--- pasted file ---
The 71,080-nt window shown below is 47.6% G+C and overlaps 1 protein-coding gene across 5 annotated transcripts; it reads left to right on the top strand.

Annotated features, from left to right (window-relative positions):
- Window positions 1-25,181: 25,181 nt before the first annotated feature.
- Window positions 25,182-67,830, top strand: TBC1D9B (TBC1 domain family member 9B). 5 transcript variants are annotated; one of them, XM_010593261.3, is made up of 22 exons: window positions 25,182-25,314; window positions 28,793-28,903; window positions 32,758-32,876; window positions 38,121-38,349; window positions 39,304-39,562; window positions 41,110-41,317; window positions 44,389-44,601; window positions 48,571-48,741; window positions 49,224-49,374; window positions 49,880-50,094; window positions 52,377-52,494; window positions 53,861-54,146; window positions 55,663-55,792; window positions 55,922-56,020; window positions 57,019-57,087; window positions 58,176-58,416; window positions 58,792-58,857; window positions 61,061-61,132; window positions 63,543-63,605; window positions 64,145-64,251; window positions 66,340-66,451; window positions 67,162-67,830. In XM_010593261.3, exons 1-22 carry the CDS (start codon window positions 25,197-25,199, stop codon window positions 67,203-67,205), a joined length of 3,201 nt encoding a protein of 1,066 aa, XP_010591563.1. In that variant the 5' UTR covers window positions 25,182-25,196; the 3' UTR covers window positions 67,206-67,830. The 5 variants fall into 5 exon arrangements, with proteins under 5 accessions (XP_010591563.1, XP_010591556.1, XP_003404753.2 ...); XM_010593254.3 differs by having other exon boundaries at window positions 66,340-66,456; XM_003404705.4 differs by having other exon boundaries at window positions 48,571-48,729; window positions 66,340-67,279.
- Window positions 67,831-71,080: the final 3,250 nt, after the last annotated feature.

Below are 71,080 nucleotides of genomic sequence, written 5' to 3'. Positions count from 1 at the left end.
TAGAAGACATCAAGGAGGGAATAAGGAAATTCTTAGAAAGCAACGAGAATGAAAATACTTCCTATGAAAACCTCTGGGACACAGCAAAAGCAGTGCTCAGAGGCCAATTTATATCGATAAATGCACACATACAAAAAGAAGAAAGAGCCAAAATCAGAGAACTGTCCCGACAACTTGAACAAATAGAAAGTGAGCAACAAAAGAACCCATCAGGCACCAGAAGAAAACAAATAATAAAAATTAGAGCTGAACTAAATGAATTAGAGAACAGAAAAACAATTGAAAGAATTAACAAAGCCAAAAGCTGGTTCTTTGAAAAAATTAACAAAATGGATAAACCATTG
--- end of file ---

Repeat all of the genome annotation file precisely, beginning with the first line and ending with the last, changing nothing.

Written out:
The 71,080-nt window shown below is 47.6% G+C and overlaps 1 protein-coding gene across 5 annotated transcripts; it reads left to right on the top strand.

Annotated features, from left to right (window-relative positions):
- Window positions 1-25,181: 25,181 nt before the first annotated feature.
- Window positions 25,182-67,830, top strand: TBC1D9B (TBC1 domain family member 9B). 5 transcript variants are annotated; one of them, XM_010593261.3, is made up of 22 exons: window positions 25,182-25,314; window positions 28,793-28,903; window positions 32,758-32,876; window positions 38,121-38,349; window positions 39,304-39,562; window positions 41,110-41,317; window positions 44,389-44,601; window positions 48,571-48,741; window positions 49,224-49,374; window positions 49,880-50,094; window positions 52,377-52,494; window positions 53,861-54,146; window positions 55,663-55,792; window positions 55,922-56,020; window positions 57,019-57,087; window positions 58,176-58,416; window positions 58,792-58,857; window positions 61,061-61,132; window positions 63,543-63,605; window positions 64,145-64,251; window positions 66,340-66,451; window positions 67,162-67,830. In XM_010593261.3, exons 1-22 carry the CDS (start codon window positions 25,197-25,199, stop codon window positions 67,203-67,205), a joined length of 3,201 nt encoding a protein of 1,066 aa, XP_010591563.1. In that variant the 5' UTR covers window positions 25,182-25,196; the 3' UTR covers window positions 67,206-67,830. The 5 variants fall into 5 exon arrangements, with proteins under 5 accessions (XP_010591563.1, XP_010591556.1, XP_003404753.2 ...); XM_010593254.3 differs by having other exon boundaries at window positions 66,340-66,456; XM_003404705.4 differs by having other exon boundaries at window positions 48,571-48,729; window positions 66,340-67,279.
- Window positions 67,831-71,080: the final 3,250 nt, after the last annotated feature.

Below are 71,080 nucleotides of genomic sequence, written 5' to 3'. Positions count from 1 at the left end.
TAGAAGACATCAAGGAGGGAATAAGGAAATTCTTAGAAAGCAACGAGAATGAAAATACTTCCTATGAAAACCTCTGGGACACAGCAAAAGCAGTGCTCAGAGGCCAATTTATATCGATAAATGCACACATACAAAAAGAAGAAAGAGCCAAAATCAGAGAACTGTCCCGACAACTTGAACAAATAGAAAGTGAGCAACAAAAGAACCCATCAGGCACCAGAAGAAAACAAATAATAAAAATTAGAGCTGAACTAAATGAATTAGAGAACAGAAAAACAATTGAAAGAATTAACAAAGCCAAAAGCTGGTTCTTTGAAAAAATTAACAAAATGGATAAACCATTG